Indian Scouts, Companies, and Code Talkers
From the earliest years of United States history, American Indians have served in the U.S. Armed Forces, participating in every major military conflict, including both sides of the American Civil War. They have filled unique roles as U.S. Army Indian scouts, as well as U.S. Army and Marine Corps Code Talkers in both World Wars. Relevant service and pension records, along with related correspondence, reports, and other documents, can be found at the National Archives.
Army Indian Scouts
In 1866, one year after the Civil War ended, Congress authorized the President to enlist a limited number of American Indians as U.S. Army scouts. Army commanders also hired American Indians as civilian scouts, often for short expeditions lasting only a few weeks. Whether enlisted or hired, hundreds of Indian scouts served from the 1860s until 1947, when the last one retired. Contact the Oklahoma Historical Society to ask for information related records about Indian scouts who served in Oklahoma.
Army Indian Companies
In the 1890s, some American Indians served in short–lived Indian companies attached to Regular Army infantry and cavalry regiments.
The members of these companies often acted as scouts for their regiments, operating separately from the enlisted and hired Indian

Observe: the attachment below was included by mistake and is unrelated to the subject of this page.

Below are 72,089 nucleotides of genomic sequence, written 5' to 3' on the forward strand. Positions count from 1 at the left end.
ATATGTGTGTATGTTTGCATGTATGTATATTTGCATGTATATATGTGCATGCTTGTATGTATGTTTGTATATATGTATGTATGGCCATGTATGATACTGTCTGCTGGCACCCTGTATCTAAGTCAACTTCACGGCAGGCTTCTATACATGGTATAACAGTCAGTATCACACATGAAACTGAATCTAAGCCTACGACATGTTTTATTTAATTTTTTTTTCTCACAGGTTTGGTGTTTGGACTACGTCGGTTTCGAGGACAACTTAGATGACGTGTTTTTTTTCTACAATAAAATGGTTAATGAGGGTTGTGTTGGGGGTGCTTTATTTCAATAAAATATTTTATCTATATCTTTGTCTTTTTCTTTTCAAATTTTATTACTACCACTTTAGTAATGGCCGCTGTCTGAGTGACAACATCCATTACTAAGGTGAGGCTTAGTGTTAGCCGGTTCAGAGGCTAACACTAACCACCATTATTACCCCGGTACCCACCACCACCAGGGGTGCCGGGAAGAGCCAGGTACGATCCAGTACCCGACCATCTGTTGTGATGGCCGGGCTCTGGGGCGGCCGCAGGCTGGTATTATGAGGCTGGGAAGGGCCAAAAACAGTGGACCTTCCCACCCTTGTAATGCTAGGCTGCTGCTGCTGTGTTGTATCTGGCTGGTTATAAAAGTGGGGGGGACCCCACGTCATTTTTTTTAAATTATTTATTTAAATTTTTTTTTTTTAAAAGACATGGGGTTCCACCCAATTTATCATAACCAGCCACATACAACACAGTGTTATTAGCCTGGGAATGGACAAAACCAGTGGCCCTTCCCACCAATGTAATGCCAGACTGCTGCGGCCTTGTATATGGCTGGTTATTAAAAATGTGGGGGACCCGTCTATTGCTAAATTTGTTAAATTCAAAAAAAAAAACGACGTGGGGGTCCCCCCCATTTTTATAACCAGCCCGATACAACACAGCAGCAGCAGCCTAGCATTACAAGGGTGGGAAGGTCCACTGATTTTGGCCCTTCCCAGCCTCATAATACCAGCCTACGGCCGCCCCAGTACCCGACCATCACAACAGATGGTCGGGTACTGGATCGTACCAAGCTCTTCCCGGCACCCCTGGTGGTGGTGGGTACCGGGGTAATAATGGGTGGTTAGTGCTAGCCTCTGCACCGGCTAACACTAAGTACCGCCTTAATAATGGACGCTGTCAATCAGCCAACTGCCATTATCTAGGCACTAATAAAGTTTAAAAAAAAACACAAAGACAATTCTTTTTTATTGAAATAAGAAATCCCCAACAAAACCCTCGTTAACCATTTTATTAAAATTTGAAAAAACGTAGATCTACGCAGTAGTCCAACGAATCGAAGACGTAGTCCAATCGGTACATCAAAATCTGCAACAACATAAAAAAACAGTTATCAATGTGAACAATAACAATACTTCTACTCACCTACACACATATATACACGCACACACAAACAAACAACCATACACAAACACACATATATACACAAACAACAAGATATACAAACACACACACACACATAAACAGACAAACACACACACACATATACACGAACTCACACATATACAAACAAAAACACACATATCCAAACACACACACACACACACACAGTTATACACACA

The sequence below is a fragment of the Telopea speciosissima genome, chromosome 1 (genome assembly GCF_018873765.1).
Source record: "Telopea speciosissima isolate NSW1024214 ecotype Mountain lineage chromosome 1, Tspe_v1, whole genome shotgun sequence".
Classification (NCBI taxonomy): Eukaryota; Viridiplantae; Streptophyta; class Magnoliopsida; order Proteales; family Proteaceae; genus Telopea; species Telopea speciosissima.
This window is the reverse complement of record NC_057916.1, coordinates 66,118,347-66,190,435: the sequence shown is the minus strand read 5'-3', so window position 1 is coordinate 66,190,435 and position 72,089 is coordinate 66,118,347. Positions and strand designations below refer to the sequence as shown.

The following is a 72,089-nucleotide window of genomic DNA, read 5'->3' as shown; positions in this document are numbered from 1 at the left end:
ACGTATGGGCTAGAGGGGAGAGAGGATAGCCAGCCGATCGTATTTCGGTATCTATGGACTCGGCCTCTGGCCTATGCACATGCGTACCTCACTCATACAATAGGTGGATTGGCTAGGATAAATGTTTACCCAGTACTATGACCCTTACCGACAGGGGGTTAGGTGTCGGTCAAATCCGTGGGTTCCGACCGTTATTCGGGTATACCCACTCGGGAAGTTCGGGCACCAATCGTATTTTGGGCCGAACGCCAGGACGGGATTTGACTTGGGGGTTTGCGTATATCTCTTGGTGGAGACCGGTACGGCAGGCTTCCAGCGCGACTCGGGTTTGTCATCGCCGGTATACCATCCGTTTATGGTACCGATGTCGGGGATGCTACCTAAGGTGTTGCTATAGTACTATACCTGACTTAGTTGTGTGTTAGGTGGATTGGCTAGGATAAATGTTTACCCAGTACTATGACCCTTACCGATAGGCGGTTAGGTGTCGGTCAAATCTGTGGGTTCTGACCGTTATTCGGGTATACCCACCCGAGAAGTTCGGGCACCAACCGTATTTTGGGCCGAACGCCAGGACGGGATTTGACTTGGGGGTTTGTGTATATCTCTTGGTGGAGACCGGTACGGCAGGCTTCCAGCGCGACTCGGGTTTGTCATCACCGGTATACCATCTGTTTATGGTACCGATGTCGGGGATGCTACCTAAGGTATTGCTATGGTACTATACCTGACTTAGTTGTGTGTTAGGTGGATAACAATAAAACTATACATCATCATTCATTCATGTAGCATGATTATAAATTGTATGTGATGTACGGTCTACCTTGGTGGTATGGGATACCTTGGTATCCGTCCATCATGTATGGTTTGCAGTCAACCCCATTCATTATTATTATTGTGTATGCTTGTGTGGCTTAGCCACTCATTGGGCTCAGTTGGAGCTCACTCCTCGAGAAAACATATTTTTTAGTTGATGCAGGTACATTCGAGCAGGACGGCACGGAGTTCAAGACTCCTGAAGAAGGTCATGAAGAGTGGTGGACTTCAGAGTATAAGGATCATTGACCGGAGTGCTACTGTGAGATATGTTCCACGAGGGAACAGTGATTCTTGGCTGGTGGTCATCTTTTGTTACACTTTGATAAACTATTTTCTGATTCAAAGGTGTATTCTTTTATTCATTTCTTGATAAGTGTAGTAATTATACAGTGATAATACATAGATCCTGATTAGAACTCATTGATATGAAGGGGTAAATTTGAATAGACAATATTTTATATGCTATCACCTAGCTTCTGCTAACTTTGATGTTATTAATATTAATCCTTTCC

During World Wars I and II, American Indians joined the U.S. Armed Forces, where many used their traditional languages to encrypt military communications.
The first Code Talkers were Choctaw soldiers serving overseas with the Army during World War I, playing an important role in several Allied victories.
During World War II, the Army recruited even more Code Talkers. Individuals from Comanche, Choctaw, Hopi, Cherokee, and other tribes served with the Army, while the U.S. Marine Corps established a formal Code Talking School for the Navajo tribe.
|Indian Code Talkers|
Some documents may contain personal information and as such they might be restricted under Freedom of Information Act (FOIA) Exemption (b)(6). These records must be screened by National Archives staff before being released to researchers. Personal information may be redacted. Learn more about FOIA.